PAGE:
Some flowers, like buttercups, have several carpels, while others, like poppies, have only one. Flowers that have male and female parts are described as hermaphrodite. Some plants have two types of flowers - pistillate flowers, which are female, and staminate flowers, which are male. These are called monoecious plants. Other plants, like holly, have only male or female flowers on them and require another plant for fertilization. These are dioecious plants.
Monday, September 12, 2011
Evergreen which grows from two to six feet high, with large clusters of red, pinkish or white flowers. This plant is extremely poisonous. Even the smoke from burning it is toxic. A single leaf can kill a human. It grows native in the Mediterranean region to Japan. It is often grown as a houseplant or patio tree in more temperate areas of North America.
Lathyrus odoratus and other related species
Climbing vine with clustered, fragrant flowers in a variety of colors. Grows to 1-2 meters (about six feet six inches). If eaten in large quantities, it can be deadly. It grows in many gardens across North America.
Brown, spicy seed or brown powder. Harmless in small amounts, but more than 10 grams or 0.4 oz can cause acute poisoning or death.
Biennial with tall flowering stalks. Has such nicknames as witch's gloves and dead man's bells. A nibble of a leaf on an upper stalk is enough to possibly cause death. However, it is also used to treat the heart.
Deciduous shrub with purple or white flowers appearing in the spring. Scarlet or occasionally yellow berry-like fruits. The berries may be fatally poisonous, even if only a few are consumed.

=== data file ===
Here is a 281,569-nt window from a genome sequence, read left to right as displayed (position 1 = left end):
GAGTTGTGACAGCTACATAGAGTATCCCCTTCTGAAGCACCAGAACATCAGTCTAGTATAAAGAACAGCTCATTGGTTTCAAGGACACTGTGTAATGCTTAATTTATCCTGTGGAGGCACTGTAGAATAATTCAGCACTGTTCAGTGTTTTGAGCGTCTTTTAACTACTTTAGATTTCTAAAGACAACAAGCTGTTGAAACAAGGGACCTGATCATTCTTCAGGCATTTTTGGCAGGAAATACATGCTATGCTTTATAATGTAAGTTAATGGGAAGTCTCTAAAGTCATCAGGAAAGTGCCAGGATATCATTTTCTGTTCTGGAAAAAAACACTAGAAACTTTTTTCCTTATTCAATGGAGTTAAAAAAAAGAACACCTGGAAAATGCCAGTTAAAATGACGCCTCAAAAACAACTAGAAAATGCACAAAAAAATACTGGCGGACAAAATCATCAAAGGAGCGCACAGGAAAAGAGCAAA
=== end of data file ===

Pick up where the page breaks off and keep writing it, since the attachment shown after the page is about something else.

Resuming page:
Tuesday, April 26, 2011
Makes popular teas and is commonly used for flavoring. Very good for treating headaches. Has a calming effect. Good for treating nausea, colds, fevers, influenza, colic, and vomiting.
Thursday, April 21, 2011
Wednesday, January 26, 2011
How does light move, you ask? Well, do you want the short or long answer? I'll give you the short. Light waves always move in straight lines. Have you ever been to Saskatchewan? I've been a couple times. If you have you'll have noticed that the place is so flat you can see the curvature of the earth. If you don't believe me then find out if you know anyone in Saskatchewan and get your parents to take you. Preferably driving. That way you'll see the highway, and that's one of the best places to veiw the curvature of the earth. Anyway, you can see things for miles because the light travels in a straight line.
Light always travels in a straight line. Imagine if it didn't! You wouldn't be able to see anything in front of you! That could get a little painful! :)
Monday, January 24, 2011
To get different colors of light, we put our lights in colored tubes, or filters. Only certain colors can actually get through the glass, though, and that is why we have different colors. Some of the colors pass through, the rest are absorbed by the filter. The color we see, however, not only depends on the filter, but what the light is shining on.